The Encyclopedia Americana (1920)/Lewis, Charlton Thomas

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The Encyclopedia Americana
Lewis, Charlton Thomas
Edition of 1920. See also Charlton Thomas Lewis on Wikipedia, and the disclaimer.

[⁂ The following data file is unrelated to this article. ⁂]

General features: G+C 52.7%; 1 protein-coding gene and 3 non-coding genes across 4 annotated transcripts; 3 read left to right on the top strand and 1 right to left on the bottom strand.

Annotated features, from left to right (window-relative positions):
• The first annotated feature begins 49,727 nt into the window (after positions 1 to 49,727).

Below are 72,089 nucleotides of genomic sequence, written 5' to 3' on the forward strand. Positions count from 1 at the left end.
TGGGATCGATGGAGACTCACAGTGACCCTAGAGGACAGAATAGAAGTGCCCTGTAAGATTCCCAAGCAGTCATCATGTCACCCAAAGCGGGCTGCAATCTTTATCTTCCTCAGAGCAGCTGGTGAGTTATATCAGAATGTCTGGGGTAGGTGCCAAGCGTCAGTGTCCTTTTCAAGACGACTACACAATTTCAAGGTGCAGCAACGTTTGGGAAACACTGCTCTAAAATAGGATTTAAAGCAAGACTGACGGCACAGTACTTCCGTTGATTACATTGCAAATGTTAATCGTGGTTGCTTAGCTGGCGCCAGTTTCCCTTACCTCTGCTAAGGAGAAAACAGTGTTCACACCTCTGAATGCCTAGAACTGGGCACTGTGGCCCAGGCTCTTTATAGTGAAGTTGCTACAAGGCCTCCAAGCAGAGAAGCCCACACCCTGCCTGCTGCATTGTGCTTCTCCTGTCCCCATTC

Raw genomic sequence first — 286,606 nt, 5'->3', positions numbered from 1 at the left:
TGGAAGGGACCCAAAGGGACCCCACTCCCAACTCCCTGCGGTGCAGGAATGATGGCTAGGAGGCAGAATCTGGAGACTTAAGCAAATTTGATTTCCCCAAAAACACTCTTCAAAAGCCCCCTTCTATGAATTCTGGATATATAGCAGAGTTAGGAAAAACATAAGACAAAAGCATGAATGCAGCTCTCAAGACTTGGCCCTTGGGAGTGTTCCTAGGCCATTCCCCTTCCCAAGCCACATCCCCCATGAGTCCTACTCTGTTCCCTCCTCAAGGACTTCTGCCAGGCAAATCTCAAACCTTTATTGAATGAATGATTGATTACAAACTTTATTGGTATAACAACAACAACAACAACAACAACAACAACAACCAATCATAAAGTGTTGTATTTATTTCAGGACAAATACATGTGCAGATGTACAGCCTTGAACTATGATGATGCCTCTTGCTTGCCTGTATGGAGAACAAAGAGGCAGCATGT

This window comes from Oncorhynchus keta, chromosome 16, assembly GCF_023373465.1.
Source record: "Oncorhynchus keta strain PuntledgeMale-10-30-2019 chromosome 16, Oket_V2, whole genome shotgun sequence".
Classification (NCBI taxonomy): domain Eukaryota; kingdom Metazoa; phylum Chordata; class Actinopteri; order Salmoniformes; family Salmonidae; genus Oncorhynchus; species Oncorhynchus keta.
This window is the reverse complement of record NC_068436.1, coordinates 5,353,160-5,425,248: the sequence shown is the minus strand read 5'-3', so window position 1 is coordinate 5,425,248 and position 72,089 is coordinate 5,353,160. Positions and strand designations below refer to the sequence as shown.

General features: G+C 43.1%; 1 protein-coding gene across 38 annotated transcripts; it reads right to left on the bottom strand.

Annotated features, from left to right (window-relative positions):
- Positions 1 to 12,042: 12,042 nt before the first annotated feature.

LEWIS, Charlton Thomas, American lawyer and author: b. West Chester, Pa., 25 Feb. 1834; d. Morristown, N. J., 26 May 1904. He was graduated at Yale in 1853, and after studying with a view to entering the ministry, served as professor at the State Normal University at Bloomington, Ill., 1856-57, and from 1858 to 1861 was professor in Troy University. In 1863-64 he was a United States deputy commissioner of internal revenue. He entered upon the practice of law in New York city in 1865; was associated with William Cullen Bryant in editing the Evening Post; and returned to law practice in 1871. At Harvard, Columbia and Cornell universities, during 1898-99, he was a lecturer on insurance. He was also president of the Prison Association of New York and of the State Charities Aid Association of New Jersey. Among his published works are ‘Gnomon of the New Testament,’ translated from the German of Bengel (1861); ‘History of Germany’ (1870); ‘Harper's Latin Dictionary,’ in collaboration with Charles Short (1879); ‘Latin Dictionary for Schools’ (1889); ‘Elementary Latin Dictionary’ (1890), etc.